KYIV (AFP) - The Ukrainian families who spend their nights sheltering from the threat of Russian bombs in metro stations are adapting to life underground - and so are their children.
Many of Kyiv's fathers have joined the army or territorial defence forces, leaving thousands of women to raise young children alone, and some of them spend their nights more than 70m under the city's streets.
Already, some new lives have begun under the metro system's dull fluorescent lights in the concrete tunnels of some of the deepest stations in the world, designed during the Cold War to double as bomb shelters.
According to the United Nations Population Fund, over the last weekend - the second weekend since the Russian invasion began - 81 babies were born in Kyiv's bunkers and makeshift bomb shelters, five of them in metro stations.
And while the newborns were transferred to hospitals, as night falls and citizens gather in the Dorohozhychi metro stop to sleep in metro corridors, young kids run and scream among them.
Ms Taria Blazhevych pulls hyperactive three-year-old Denis back from the edge of a platform as he cheerfully peers down at the live third rail while his brother Anton, five, sprints in circles.
The 27-year-old, a quality assurance engineer at an IT firm, puts a brave face on the situation, smiling as she doles out glazed donuts to the children.
They seem very cheerful tonight, improvising rough-and-tumble games with their new underground playmates as noisy cartoons blare on a portable screen, but do they ever cry?
"Now? No," Ms Blazhevych told AFP. "They were crying when their father went to the military."
Dad told the boys that he was going to be a solider - "to save us from the Russian invasion" - but his territorial defence unit has been folded into the main military and he is now off to the front line.
"I tell them that all will be good, that their father will come back for them, but they understand that someone could kill him or shoot him," she said.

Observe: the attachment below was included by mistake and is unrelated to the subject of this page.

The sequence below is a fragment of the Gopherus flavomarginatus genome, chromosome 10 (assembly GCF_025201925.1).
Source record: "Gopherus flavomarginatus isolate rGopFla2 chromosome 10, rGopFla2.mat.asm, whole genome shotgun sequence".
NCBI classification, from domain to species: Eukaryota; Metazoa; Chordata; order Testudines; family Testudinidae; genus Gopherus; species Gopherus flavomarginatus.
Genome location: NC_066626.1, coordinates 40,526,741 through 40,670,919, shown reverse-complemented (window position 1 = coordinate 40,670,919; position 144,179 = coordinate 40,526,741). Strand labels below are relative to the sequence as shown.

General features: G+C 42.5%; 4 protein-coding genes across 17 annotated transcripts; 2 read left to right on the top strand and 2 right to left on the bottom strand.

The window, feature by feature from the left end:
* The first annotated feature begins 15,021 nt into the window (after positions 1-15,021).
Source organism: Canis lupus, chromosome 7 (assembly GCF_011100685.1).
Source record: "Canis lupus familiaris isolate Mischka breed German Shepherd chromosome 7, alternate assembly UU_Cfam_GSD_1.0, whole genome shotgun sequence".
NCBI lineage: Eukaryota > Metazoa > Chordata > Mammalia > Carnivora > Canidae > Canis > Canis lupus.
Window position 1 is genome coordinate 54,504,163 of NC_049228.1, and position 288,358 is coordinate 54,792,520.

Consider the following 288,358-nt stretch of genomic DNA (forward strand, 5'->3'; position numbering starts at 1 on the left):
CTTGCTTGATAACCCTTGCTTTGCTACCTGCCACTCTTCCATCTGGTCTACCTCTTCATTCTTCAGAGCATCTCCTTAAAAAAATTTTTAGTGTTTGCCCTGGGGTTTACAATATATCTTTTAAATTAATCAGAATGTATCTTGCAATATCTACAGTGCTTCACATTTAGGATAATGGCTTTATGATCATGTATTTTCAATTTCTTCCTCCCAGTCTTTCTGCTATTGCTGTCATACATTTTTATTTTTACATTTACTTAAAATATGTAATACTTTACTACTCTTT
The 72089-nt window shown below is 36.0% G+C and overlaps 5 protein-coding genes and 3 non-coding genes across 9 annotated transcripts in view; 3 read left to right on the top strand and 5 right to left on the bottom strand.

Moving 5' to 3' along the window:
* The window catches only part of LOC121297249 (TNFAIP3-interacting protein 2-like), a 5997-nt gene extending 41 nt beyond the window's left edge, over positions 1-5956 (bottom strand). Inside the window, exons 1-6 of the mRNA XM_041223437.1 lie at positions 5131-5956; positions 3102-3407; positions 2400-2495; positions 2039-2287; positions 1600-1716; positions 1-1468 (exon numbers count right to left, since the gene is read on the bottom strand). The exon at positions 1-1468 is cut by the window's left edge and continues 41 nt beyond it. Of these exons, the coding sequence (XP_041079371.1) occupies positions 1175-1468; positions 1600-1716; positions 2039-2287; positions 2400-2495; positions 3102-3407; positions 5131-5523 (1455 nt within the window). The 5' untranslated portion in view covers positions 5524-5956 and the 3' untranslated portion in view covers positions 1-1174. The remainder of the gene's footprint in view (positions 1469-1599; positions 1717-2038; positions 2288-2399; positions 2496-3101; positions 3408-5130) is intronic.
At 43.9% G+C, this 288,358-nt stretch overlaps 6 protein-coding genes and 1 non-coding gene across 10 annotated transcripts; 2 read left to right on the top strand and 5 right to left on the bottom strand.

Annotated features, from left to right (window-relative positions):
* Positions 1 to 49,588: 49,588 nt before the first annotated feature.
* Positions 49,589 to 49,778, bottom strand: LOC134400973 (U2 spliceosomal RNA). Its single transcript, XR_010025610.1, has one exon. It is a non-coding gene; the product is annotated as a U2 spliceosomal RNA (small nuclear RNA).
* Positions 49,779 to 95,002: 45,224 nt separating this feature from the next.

She hopes that the boys do not truly grasp the situation, and is relieved that they do not know what a close call they had on March 1, when their neighbourhood was bombed.
The above-ground entrance to the Dorohozhychi metro stop lies in the shadow of Kyiv's television tower, which was targeted by two Russian missiles in a rare city centre strike.
Five people were killed, including a family of four with two adolescent children, and this recent trauma explains in part why, five days later, so many still crowd into the tunnels at night.
"Initially, I did not understand what was happening, I thought it was a plane. It was not very far, but it was hard to see because it was moving fast," says Ms Tania Boyko.
"First there was the realisation that it was a rocket, then an explosion, a one-second pause, and only after that I realised that I needed to run and run as far as possible."
Ms Boyko, who is 20, spends her nights in the metro station with two of her sisters, one a studious young girl oblivious to the crowd, doing school exercises with a laptop and headphones.
The other sister, six-year-old Ulyana, dances and plays with Kari - an even-tempered blue-eyed dog with soft chocolate brown fur who is scared of escalators but, otherwise, accepting of the subterranean life.
"She only barks at journalists and people who use flashlights," Ms Boyko jokes.
The girls are preparing to move abroad with their mother to escape the war. Their dog and their homework are a distraction from the threat on the surface.
But the stress is beginning to tell on some of their older neighbours in the packed subway.
Mr Alexander and Ms Tatiana, a 57-year-old chef and his 56-year-old accountant wife, have pulled open the doors of a parked metro train on a platform which has been taken out of service.
They try to sleep on the benches commuters once sat on, sheltering from the chilly draft, and bitterly cursing the man they see as the author of their distress: Russia's President Vladimir Putin.
Ms Tatiana wells up with tears, then breaks into sobs as her rage pours out.
"I will curse Putin for the rest of my life - and Russia - because they brought so much grief to our Ukraine," she stammers.
"I hope the Russian army that came to kill us will get out of here, so that our children do not have to live like this in the metro, but instead walk in the parks and play with toys."